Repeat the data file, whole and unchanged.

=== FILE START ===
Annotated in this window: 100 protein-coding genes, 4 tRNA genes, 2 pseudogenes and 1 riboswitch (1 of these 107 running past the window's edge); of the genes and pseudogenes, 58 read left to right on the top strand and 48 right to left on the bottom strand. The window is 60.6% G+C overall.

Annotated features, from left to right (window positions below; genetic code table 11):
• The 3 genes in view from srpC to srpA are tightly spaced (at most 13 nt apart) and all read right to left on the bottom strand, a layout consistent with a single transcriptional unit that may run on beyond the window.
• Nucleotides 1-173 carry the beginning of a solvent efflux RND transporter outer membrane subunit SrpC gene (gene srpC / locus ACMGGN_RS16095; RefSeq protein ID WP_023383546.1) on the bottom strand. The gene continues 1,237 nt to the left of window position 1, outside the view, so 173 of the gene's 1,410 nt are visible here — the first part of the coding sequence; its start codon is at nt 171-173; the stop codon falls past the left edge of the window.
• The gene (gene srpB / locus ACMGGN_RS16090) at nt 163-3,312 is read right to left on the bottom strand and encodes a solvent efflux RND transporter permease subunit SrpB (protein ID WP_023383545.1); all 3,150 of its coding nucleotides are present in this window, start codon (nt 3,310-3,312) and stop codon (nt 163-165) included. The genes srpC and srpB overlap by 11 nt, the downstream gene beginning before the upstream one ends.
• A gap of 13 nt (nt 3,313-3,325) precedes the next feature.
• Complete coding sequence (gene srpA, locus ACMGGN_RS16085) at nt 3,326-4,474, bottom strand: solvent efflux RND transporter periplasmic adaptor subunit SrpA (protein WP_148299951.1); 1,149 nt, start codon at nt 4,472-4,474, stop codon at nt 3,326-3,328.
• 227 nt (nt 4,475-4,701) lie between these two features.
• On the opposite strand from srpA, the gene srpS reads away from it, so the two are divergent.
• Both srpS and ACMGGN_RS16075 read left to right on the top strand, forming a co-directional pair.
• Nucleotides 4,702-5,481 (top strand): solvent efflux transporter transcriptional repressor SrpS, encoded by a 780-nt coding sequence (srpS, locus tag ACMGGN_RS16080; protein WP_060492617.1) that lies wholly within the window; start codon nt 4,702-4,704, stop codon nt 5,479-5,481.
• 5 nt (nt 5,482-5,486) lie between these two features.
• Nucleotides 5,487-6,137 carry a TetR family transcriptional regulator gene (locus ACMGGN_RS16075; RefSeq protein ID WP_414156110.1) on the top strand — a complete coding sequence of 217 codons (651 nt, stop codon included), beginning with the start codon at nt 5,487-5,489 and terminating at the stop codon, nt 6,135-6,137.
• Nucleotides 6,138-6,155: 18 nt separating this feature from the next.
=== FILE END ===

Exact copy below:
Annotated in this window: 100 protein-coding genes, 4 tRNA genes, 2 pseudogenes and 1 riboswitch (1 of these 107 running past the window's edge); of the genes and pseudogenes, 58 read left to right on the top strand and 48 right to left on the bottom strand. The window is 60.6% G+C overall.

Annotated features, from left to right (window positions below; genetic code table 11):
• The 3 genes in view from srpC to srpA are tightly spaced (at most 13 nt apart) and all read right to left on the bottom strand, a layout consistent with a single transcriptional unit that may run on beyond the window.
• Nucleotides 1-173 carry the beginning of a solvent efflux RND transporter outer membrane subunit SrpC gene (gene srpC / locus ACMGGN_RS16095; RefSeq protein ID WP_023383546.1) on the bottom strand. The gene continues 1,237 nt to the left of window position 1, outside the view, so 173 of the gene's 1,410 nt are visible here — the first part of the coding sequence; its start codon is at nt 171-173; the stop codon falls past the left edge of the window.
• The gene (gene srpB / locus ACMGGN_RS16090) at nt 163-3,312 is read right to left on the bottom strand and encodes a solvent efflux RND transporter permease subunit SrpB (protein ID WP_023383545.1); all 3,150 of its coding nucleotides are present in this window, start codon (nt 3,310-3,312) and stop codon (nt 163-165) included. The genes srpC and srpB overlap by 11 nt, the downstream gene beginning before the upstream one ends.
• A gap of 13 nt (nt 3,313-3,325) precedes the next feature.
• Complete coding sequence (gene srpA, locus ACMGGN_RS16085) at nt 3,326-4,474, bottom strand: solvent efflux RND transporter periplasmic adaptor subunit SrpA (protein WP_148299951.1); 1,149 nt, start codon at nt 4,472-4,474, stop codon at nt 3,326-3,328.
• 227 nt (nt 4,475-4,701) lie between these two features.
• On the opposite strand from srpA, the gene srpS reads away from it, so the two are divergent.
• Both srpS and ACMGGN_RS16075 read left to right on the top strand, forming a co-directional pair.
• Nucleotides 4,702-5,481 (top strand): solvent efflux transporter transcriptional repressor SrpS, encoded by a 780-nt coding sequence (srpS, locus tag ACMGGN_RS16080; protein WP_060492617.1) that lies wholly within the window; start codon nt 4,702-4,704, stop codon nt 5,479-5,481.
• 5 nt (nt 5,482-5,486) lie between these two features.
• Nucleotides 5,487-6,137 carry a TetR family transcriptional regulator gene (locus ACMGGN_RS16075; RefSeq protein ID WP_414156110.1) on the top strand — a complete coding sequence of 217 codons (651 nt, stop codon included), beginning with the start codon at nt 5,487-5,489 and terminating at the stop codon, nt 6,135-6,137.
• Nucleotides 6,138-6,155: 18 nt separating this feature from the next.